IPO is a trade association, based in the United States, representing companies and individuals in all industries and fields of technology who own or are interested in intellectual property rights. IPO’s membership includes more than 200 companies, and approximately 12,000 individuals who are involved in the association either through their companies or law firms, or as IPO individual members. Our members hold trademarks around the world. As such, IPO has a significant interest in the new gTLD introduction generally and, more specifically, the rules, requirements, and processes for safeguarding brand owners during the launch of each new gTLD registry and beyond.
IPO has often stated that intellectual property rights and consumer protections are cornerstones of an efficient and profitable Internet, and must remain a fundamental consideration as the new generic top level domains become delegated. While attention to the intellectual property issues raised in registration of second level domains has been addressed by ICANN, no attention has been given to the same issues that will arise from registry reservation of second level domain names.
We are particularly concerned that the rights provided to new Registry Operators in Specification 5 of the Registry Agreement will adversely affect trademark rights holders. Under Section 3.2 of Specification 5, Registry Operators may activate in the DNS up to 100 names “necessary for the operation or the promotion of the TLD.” It is then at the Registry Operator’s discretion whether or not any of those domain names may later be released for registration to another person or entity. Additionally, under Section 3.3 of Specification 5, Registry Operators may withhold from registration or allocate to themselves any number of names at all domain levels. While these names may not be activated in the DNS by the Registry Operator, such as Section 3.2 allows, the Registry Operator may release a reserved name to another person or entity at its sole discretion.
This ability for Registry Operators to reserve names, whether or not the names are actually activated in the DNS under Section 3.2, will adversely affect trademark rights holders, as such reservations would invite the abuse of protected marks. For instance, Registry Operators may reserve the marks of protected brands to leverage premium sales. Further, Registry Operators may use this ability to release names to market competitors of the brand owners.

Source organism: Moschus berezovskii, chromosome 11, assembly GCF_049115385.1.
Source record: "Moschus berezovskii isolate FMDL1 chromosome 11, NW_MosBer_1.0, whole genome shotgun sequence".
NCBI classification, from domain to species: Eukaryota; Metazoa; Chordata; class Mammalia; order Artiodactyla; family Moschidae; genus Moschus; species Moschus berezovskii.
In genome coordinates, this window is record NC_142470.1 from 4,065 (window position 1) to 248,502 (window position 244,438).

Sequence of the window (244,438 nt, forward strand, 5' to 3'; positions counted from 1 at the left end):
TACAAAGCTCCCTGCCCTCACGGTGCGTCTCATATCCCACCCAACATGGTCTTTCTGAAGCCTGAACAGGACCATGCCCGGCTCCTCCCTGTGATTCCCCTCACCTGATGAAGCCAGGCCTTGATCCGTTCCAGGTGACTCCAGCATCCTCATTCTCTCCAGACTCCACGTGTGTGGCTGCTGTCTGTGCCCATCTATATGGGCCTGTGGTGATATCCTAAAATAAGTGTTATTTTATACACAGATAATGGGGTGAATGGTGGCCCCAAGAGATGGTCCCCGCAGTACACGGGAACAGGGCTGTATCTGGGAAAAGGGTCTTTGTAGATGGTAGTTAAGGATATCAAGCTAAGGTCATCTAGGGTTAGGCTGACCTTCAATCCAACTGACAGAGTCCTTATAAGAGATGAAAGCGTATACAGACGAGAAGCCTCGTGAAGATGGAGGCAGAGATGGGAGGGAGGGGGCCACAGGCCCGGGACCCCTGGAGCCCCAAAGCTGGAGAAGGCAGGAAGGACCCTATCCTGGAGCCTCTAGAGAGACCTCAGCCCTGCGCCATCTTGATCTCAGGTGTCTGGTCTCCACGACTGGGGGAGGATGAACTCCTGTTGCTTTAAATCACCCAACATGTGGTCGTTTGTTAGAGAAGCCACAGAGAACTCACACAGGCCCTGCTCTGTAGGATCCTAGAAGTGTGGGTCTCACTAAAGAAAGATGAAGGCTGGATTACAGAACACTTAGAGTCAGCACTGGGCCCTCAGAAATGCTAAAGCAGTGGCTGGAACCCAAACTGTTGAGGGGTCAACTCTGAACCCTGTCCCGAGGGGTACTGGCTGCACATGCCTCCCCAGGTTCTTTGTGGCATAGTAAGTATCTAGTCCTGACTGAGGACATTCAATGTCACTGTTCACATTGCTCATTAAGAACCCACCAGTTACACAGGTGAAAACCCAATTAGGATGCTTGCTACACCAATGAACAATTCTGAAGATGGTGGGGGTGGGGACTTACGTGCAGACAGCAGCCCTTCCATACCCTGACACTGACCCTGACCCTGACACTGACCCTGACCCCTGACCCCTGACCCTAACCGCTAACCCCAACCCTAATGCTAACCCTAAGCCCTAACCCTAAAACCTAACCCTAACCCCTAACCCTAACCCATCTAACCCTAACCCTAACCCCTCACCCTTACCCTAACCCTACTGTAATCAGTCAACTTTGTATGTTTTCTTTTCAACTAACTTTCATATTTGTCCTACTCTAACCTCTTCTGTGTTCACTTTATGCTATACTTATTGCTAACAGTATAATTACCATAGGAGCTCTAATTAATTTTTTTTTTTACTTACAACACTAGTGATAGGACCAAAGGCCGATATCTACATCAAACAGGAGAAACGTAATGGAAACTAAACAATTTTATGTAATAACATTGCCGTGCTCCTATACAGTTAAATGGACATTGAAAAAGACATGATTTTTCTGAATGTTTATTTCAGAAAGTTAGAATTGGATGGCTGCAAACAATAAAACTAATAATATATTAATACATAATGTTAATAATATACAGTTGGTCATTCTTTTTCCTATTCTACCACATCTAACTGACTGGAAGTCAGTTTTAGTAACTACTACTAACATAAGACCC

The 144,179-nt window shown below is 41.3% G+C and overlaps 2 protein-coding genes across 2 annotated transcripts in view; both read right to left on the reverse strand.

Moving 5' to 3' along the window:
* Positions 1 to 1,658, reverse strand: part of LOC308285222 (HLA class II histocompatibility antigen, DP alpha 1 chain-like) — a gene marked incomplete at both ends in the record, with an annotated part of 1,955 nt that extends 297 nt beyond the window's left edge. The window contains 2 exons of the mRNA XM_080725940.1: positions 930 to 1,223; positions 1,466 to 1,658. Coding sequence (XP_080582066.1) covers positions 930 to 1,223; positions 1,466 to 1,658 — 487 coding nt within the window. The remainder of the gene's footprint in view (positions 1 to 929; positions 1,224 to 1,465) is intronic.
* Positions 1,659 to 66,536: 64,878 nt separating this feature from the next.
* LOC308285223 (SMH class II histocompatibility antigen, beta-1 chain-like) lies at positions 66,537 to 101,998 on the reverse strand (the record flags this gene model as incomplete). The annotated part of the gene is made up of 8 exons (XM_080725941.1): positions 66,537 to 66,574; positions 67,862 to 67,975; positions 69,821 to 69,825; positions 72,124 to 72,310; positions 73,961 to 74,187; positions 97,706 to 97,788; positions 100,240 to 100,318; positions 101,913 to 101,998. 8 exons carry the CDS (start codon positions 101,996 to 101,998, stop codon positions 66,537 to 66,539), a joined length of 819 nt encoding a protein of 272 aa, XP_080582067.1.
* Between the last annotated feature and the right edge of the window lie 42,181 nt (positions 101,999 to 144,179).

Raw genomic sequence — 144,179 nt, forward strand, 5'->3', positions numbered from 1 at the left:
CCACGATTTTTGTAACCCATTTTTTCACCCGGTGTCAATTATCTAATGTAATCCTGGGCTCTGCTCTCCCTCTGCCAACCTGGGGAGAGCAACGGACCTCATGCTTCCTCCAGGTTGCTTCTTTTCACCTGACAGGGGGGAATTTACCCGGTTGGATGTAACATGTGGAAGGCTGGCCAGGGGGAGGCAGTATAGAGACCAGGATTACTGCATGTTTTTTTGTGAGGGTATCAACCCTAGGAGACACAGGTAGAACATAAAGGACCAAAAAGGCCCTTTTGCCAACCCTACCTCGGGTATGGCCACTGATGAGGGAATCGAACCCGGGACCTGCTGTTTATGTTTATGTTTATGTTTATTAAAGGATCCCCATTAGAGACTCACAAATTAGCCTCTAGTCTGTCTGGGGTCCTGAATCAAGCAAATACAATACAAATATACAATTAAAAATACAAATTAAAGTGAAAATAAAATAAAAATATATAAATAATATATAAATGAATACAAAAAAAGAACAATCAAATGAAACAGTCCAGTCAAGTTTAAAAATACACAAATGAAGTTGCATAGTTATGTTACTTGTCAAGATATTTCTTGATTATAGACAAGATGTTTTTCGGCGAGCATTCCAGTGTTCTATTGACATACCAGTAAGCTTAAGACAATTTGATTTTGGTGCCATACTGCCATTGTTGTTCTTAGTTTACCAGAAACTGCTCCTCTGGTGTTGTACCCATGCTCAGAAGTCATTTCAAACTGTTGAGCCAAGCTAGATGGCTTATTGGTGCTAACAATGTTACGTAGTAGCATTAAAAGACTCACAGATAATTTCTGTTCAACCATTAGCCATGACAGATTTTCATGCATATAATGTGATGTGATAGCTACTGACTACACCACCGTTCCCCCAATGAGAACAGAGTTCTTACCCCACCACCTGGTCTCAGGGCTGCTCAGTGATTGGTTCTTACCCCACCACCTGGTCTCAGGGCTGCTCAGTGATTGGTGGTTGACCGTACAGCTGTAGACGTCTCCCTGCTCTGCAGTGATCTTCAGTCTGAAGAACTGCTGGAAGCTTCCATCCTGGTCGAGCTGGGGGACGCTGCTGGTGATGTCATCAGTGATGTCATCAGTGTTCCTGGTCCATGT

Given this potential for abuse, the IPO urges ICANN to expand the use of the Trademark Clearinghouse and dispute resolution policies to name reservations and releases by Registry Operators, in the same way that these policies apply to registration of second level domains.
Specifically, we suggest the following procedures:
First, when a Registry Operator seeks to reserve, allocate to itself or release a domain name, the proposed name should be cross-checked by ICANN against the Trademark Clearinghouse database. The Registry Operator seeking to reserve, self-allocate or release the name should be notified if such name has been registered as a trademark. If the Registry Operator nevertheless proceeds to reserve, self-allocate or release the names at issue, trademark owners should be notified when their registered mark has been so reserved, self-allocated or released to a third-party.
Second, should a Registry Operator proceed to reserve, self-allocate or release a domain name identical or confusingly similar to a brand owner’s mark, a dispute resolution procedure should be available to the mark owner. This procedure should be similar to the Uniform Domain-Name Dispute Resolution Policy (UDRP) and utilize the same three-pronged analysis. However, the UDRP test might be modified for name reservation disputes in two respects: First, if a Registry Operator’s top level domain is reasonably related to the dictionary meaning of the second level name that the Registry Operator seeks to reserve, self-allocate or release, relief to complainant may be denied. This showing of relatedness would satisfy Respondent’s burden with respect to the “Rights and Legitimate Interests” prong of the three-part UDRP analysis. Second, the sole remedy for this proceeding should be the removal of the domain name at issue from reserved status. We would be happy to work with ICANN to create the details of such a proposed notification and dispute resolution policy.
On behalf of the IPO, we solicit your response.

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About Konstantinos Zournas

Konstantinos studied Computer Engineering and Computer Science in London and lives in Athens, Greece. He works on domain names, websites and software development. Has been online since 1995 & domaining since 2002.